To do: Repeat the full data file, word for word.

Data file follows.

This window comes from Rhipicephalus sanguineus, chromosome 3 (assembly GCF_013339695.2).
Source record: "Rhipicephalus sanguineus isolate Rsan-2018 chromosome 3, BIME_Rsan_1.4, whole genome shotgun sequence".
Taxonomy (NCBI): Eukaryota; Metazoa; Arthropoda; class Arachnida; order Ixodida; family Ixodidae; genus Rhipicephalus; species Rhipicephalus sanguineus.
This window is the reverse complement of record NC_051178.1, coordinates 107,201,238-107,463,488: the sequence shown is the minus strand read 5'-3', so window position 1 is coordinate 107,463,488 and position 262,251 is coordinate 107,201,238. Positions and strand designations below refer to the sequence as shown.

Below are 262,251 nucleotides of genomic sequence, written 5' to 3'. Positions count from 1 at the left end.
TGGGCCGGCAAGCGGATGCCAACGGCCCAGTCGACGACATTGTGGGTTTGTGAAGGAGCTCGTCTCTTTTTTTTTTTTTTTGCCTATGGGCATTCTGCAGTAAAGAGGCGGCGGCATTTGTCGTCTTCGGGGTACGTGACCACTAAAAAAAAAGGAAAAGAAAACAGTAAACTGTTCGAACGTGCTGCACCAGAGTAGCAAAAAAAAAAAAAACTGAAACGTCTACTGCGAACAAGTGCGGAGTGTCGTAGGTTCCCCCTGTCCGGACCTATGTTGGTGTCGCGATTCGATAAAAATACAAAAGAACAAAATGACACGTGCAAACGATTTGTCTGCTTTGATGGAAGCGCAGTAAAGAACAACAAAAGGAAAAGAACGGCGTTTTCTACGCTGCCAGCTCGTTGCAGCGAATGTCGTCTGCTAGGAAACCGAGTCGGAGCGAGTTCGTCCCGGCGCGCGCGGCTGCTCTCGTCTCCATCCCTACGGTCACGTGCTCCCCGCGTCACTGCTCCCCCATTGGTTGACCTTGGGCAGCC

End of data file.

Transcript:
This window comes from Rhipicephalus sanguineus, chromosome 3 (assembly GCF_013339695.2).
Source record: "Rhipicephalus sanguineus isolate Rsan-2018 chromosome 3, BIME_Rsan_1.4, whole genome shotgun sequence".
Taxonomy (NCBI): Eukaryota; Metazoa; Arthropoda; class Arachnida; order Ixodida; family Ixodidae; genus Rhipicephalus; species Rhipicephalus sanguineus.
This window is the reverse complement of record NC_051178.1, coordinates 107,201,238-107,463,488: the sequence shown is the minus strand read 5'-3', so window position 1 is coordinate 107,463,488 and position 262,251 is coordinate 107,201,238. Positions and strand designations below refer to the sequence as shown.

Below are 262,251 nucleotides of genomic sequence, written 5' to 3'. Positions count from 1 at the left end.
TGGGCCGGCAAGCGGATGCCAACGGCCCAGTCGACGACATTGTGGGTTTGTGAAGGAGCTCGTCTCTTTTTTTTTTTTTTTGCCTATGGGCATTCTGCAGTAAAGAGGCGGCGGCATTTGTCGTCTTCGGGGTACGTGACCACTAAAAAAAAAGGAAAAGAAAACAGTAAACTGTTCGAACGTGCTGCACCAGAGTAGCAAAAAAAAAAAAAACTGAAACGTCTACTGCGAACAAGTGCGGAGTGTCGTAGGTTCCCCCTGTCCGGACCTATGTTGGTGTCGCGATTCGATAAAAATACAAAAGAACAAAATGACACGTGCAAACGATTTGTCTGCTTTGATGGAAGCGCAGTAAAGAACAACAAAAGGAAAAGAACGGCGTTTTCTACGCTGCCAGCTCGTTGCAGCGAATGTCGTCTGCTAGGAAACCGAGTCGGAGCGAGTTCGTCCCGGCGCGCGCGGCTGCTCTCGTCTCCATCCCTACGGTCACGTGCTCCCCGCGTCACTGCTCCCCCATTGGTTGACCTTGGGCAGCC